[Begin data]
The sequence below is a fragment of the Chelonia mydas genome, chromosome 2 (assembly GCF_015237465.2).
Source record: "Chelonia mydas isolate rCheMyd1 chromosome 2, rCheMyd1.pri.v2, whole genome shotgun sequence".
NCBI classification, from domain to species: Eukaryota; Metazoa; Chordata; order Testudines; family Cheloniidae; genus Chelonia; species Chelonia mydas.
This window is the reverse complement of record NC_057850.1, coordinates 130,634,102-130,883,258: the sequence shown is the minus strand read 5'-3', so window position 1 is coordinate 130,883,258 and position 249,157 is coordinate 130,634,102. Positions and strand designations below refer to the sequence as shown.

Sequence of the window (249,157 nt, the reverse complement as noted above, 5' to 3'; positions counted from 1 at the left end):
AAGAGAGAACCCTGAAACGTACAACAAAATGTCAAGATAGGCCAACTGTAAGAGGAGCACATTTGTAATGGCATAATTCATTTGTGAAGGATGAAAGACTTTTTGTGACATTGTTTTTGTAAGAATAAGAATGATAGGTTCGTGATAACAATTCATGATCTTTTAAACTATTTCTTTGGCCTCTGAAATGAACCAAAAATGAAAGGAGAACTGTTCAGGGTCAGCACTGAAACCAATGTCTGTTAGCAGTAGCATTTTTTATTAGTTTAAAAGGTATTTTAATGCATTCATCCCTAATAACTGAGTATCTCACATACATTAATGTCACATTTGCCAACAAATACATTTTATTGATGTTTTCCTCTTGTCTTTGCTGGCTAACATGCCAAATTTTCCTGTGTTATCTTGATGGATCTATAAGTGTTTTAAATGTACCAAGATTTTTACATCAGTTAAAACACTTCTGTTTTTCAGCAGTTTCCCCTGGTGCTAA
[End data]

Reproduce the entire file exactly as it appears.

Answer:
The sequence below is a fragment of the Chelonia mydas genome, chromosome 2 (assembly GCF_015237465.2).
Source record: "Chelonia mydas isolate rCheMyd1 chromosome 2, rCheMyd1.pri.v2, whole genome shotgun sequence".
NCBI classification, from domain to species: Eukaryota; Metazoa; Chordata; order Testudines; family Cheloniidae; genus Chelonia; species Chelonia mydas.
This window is the reverse complement of record NC_057850.1, coordinates 130,634,102-130,883,258: the sequence shown is the minus strand read 5'-3', so window position 1 is coordinate 130,883,258 and position 249,157 is coordinate 130,634,102. Positions and strand designations below refer to the sequence as shown.

Sequence of the window (249,157 nt, the reverse complement as noted above, 5' to 3'; positions counted from 1 at the left end):
AAGAGAGAACCCTGAAACGTACAACAAAATGTCAAGATAGGCCAACTGTAAGAGGAGCACATTTGTAATGGCATAATTCATTTGTGAAGGATGAAAGACTTTTTGTGACATTGTTTTTGTAAGAATAAGAATGATAGGTTCGTGATAACAATTCATGATCTTTTAAACTATTTCTTTGGCCTCTGAAATGAACCAAAAATGAAAGGAGAACTGTTCAGGGTCAGCACTGAAACCAATGTCTGTTAGCAGTAGCATTTTTTATTAGTTTAAAAGGTATTTTAATGCATTCATCCCTAATAACTGAGTATCTCACATACATTAATGTCACATTTGCCAACAAATACATTTTATTGATGTTTTCCTCTTGTCTTTGCTGGCTAACATGCCAAATTTTCCTGTGTTATCTTGATGGATCTATAAGTGTTTTAAATGTACCAAGATTTTTACATCAGTTAAAACACTTCTGTTTTTCAGCAGTTTCCCCTGGTGCTAA